Cedar Breaks to Kodachrome SP
We started our day by driving up to Brian Head Peak – elevation 11307 feet. The road is reported to be satisfactory for “most cars.” That was true until we reached a plateau where there is disbursed camping and a trail head. From there the road, because it was steeper, was a bit rougher than we would have liked. But we prevailed, and enjoyed the view from the top while we ate breakfast and even sent up the drone.
After descending from the peak we headed east on Utah 143 and made numerous stops along the way to take pictures and send up the drone. In many places the aspen have already started to turn golden yellow. In others we could see how the spruce are recovering from the onslaught of a tiny bark beetle. A few years ago, the beetle nearly wiped out the spruce in this area, but when most of the trees died so did the beetle — lack of food. Now the spruce are returning, but the cycle will continue in time.
One stop along 143 was a dirt road marked Birch Spring Knoll. The relatively smooth road, recently graded, took us through high lava fields. The road curved among the rock mountains and was edged by aspen and some spruce. When we reached a rough hill, we pulled over and walked for a while. There are numerous dispersed camping sites in this section of the Dixie National Forest .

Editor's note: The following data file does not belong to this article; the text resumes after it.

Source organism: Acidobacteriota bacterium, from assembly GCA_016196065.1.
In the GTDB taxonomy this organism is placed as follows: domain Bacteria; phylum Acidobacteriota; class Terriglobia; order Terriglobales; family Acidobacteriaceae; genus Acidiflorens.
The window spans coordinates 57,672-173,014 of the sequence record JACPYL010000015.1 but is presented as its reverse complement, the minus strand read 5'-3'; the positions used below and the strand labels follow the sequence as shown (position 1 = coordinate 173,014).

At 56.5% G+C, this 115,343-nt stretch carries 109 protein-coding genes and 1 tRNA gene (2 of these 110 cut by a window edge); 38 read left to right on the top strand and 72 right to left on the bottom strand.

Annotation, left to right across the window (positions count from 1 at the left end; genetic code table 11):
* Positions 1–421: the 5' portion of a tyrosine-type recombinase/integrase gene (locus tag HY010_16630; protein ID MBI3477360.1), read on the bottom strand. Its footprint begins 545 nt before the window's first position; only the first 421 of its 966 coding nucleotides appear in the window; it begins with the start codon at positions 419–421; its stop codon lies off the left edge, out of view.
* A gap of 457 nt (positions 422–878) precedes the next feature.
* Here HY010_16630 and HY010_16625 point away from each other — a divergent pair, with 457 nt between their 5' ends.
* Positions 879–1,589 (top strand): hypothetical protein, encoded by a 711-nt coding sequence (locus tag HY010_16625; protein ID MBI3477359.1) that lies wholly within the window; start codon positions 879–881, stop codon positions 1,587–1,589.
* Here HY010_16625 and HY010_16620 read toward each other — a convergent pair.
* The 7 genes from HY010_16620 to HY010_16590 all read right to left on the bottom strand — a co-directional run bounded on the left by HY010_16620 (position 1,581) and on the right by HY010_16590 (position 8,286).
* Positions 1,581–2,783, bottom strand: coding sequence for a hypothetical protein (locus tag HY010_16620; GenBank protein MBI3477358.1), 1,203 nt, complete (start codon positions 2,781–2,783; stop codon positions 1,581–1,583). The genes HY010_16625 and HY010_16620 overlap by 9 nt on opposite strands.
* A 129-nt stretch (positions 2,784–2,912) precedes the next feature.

After reaching Panguitch we made a quick stop at Joe’s Grocery for some produce, then we headed south on 89 and east on 12. Route 12 is considered the most scenic road in the US. We first entered Red Canyon where we walked for a short way among the hoodoos and spires, and also sent up the drone.
From there we entered the top of Bryce Canyon and hiked up to the Mossy Cave and a waterfall. The history of this waterway is fascinating in that Mormon settlers in the 1800s dug a 10 mile ditch to divert a water source to their fields. That water source is still running today and used for irrigation in the valley we drove through.
A few miles past Bryce we headed south to Kodachrome State Park where we are camping and hiking for a few days. The park is quite amazing nestled in among an amphitheater of high red and white rock. There are two campgrounds, the Bryce View and Basin campground. There are some sites with electric and even full hook ups, but we have a primitive site with a gorgeous view of the cliffs. There are showers and flush toilets and the local Boy Scouts sell wood for fires. The sites are well shielded from each other by trees and space.
This post was written by David and Janet Elmore